I’ve never asked my husband for his credit score, but I do keep tabs on his payments: Has he paid all his credit card bills on time? How much is he charging?
Occasionally, I’ll even glance at the credit card offers he receives in order to get a feel for his perceived creditworthiness. Is he being offered lower rates? How lengthy are the card offers’ promotions?
It’s not that I don’t trust him. My husband is better at handling money than anyone I know. (He also typically receives much better credit card offers than I do.)
But even the most financially scrupulous borrower can occasionally slip and forget a credit card payment, and our finances are so deeply intertwined that a significant dip in his credit score would hurt me, too.
Because our finances are merged, I feel as if I should have a right to know his credit history, and I think he would agree. According to a new study from J.P. Morgan Chase, however, a surprising number of Americans are hiding their credit scores from their partners.
After polling 1,000 U.S. adults, the study found that almost half of respondents — 44 percent — are uncomfortable sharing their credit scores with their love interests. Among those who are married or in a serious relationship, 37 percent don’t know their partner’s score.
That surprised me. Do the respondents not know their partner’s credit score because, like me, they already have a general idea of how their partner’s credit is doing? Or are they avoiding the topic of credit entirely and keeping their scores secret? It’s not clear from Chase’s study.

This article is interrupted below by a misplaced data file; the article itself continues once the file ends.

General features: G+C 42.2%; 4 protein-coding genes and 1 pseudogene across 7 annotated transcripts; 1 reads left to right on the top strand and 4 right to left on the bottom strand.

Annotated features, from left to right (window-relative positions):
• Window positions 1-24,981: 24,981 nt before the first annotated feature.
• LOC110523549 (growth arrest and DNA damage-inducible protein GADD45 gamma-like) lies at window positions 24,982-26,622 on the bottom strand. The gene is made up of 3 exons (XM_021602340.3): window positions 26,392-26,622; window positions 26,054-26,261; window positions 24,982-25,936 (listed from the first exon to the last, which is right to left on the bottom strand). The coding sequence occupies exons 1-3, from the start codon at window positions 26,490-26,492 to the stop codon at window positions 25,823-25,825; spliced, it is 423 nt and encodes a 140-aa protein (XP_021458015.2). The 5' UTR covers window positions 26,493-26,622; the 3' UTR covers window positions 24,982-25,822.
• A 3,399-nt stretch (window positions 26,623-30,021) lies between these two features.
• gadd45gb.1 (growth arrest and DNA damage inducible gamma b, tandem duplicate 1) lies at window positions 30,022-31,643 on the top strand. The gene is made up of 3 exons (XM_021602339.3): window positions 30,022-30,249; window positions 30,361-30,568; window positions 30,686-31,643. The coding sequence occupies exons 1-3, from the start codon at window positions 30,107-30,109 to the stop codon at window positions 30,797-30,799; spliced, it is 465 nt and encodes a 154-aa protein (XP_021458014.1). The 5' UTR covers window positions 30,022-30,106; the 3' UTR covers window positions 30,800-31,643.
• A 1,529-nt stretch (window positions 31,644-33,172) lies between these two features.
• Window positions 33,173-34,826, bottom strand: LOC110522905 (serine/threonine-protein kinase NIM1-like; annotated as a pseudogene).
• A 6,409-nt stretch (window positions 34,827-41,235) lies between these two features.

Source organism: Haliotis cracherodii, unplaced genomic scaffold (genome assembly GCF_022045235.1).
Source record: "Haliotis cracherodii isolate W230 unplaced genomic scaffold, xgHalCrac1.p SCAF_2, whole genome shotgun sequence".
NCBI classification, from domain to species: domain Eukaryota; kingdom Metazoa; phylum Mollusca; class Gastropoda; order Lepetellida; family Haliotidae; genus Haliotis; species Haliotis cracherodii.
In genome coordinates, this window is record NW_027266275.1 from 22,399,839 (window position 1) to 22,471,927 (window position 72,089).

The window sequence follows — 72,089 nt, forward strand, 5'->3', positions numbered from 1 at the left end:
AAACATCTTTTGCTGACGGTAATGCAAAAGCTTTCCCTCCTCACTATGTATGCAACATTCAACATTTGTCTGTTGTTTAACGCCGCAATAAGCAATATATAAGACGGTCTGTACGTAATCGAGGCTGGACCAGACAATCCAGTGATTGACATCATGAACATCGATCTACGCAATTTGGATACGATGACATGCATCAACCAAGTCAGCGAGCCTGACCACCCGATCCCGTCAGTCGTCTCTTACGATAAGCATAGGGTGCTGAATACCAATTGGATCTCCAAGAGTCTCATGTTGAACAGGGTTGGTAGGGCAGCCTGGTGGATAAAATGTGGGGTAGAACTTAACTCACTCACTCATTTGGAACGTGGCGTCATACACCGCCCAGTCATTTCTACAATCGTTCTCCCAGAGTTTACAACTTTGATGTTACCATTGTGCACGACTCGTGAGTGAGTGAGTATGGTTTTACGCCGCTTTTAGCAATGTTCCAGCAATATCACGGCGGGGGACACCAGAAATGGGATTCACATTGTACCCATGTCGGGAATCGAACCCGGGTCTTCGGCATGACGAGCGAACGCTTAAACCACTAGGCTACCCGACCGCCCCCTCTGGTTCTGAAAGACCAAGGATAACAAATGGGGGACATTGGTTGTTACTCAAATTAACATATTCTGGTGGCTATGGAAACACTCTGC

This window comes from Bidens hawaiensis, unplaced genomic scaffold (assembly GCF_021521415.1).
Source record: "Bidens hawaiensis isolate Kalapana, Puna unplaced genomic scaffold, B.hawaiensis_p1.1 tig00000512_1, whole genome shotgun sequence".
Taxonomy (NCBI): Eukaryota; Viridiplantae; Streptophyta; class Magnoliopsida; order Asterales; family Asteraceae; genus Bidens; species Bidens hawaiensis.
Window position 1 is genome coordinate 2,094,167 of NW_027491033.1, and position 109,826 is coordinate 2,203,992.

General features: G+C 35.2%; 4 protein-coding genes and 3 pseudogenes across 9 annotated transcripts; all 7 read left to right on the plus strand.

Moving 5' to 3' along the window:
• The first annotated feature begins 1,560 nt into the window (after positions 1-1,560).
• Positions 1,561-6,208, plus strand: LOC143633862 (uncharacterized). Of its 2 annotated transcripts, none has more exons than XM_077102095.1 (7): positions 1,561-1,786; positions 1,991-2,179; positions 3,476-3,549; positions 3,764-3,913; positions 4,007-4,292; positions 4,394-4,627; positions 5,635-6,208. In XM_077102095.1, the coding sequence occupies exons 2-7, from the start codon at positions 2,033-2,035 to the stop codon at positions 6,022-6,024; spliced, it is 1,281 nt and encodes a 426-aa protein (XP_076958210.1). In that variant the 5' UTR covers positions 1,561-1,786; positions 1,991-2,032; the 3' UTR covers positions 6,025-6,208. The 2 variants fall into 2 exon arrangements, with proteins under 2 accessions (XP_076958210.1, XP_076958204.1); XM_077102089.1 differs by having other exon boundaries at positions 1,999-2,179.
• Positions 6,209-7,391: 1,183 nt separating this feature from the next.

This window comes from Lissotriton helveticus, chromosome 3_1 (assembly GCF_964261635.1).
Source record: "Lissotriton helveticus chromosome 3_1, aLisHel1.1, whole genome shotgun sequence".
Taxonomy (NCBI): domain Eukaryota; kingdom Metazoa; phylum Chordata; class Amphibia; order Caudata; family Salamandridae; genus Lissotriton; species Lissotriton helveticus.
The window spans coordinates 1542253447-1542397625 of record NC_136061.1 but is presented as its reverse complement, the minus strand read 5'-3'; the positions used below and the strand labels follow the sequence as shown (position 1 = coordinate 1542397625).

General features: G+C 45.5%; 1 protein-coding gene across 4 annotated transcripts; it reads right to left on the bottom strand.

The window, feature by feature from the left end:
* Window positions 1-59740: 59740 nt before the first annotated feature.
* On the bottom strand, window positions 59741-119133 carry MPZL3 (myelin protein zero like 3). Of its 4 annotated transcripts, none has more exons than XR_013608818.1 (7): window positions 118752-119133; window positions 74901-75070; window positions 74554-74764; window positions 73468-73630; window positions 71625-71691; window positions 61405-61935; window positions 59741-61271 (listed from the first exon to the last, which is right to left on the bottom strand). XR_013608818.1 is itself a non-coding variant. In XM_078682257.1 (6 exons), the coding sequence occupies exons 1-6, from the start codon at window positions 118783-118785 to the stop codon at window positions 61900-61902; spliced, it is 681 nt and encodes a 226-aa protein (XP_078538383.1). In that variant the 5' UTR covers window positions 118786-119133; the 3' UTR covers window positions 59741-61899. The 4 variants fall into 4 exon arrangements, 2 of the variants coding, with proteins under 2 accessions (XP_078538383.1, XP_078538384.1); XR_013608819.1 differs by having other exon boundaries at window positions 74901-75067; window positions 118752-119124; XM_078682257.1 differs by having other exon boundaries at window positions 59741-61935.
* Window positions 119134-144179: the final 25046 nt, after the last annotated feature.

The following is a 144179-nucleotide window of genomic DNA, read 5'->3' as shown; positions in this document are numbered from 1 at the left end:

The poll did find that older people are more likely to keep their partners in the dark about their credit scores, particularly compared to those in their 20s and early 30s.
For example, 41 percent of married baby boomers don’t know their spouse’s credit score. Just 26 percent of millennials, by contrast, say the same. The so-called slacker generation fell somewhere in the middle: 39 percent of married generation Xers say they don’t know their partner’s credit score.
The study’s findings jibe with previous research that’s found that millennials tend to be more open about their personal and financial information than their parents’ generation. According to a March 2014 study by the market research firm Mintel Comperemedia, millennials are significantly more likely to divulge their credit score than their baby boomer counterparts. They’re also more comfortable sharing personal details, such as cellphone numbers and social media handles.
As a millennial myself, I tend to be more privacy-conscious than others and try to keep at least some of my personal details under wraps. But I don’t mind sharing my financial details with my spouse because it seems as if my credit score matters as much to him as it does to me. If I’m charged a higher APR, he’ll also have to pay.
If we kept our finances separate, I’d care less about his credit history. But as long as our financial lives are merged — and we continue to borrow jointly — I want to know how he’s doing. If his money habits are going to affect my rates and the amount of cash I have on hand, then checking out his credit feels just as important to me as monitoring my own.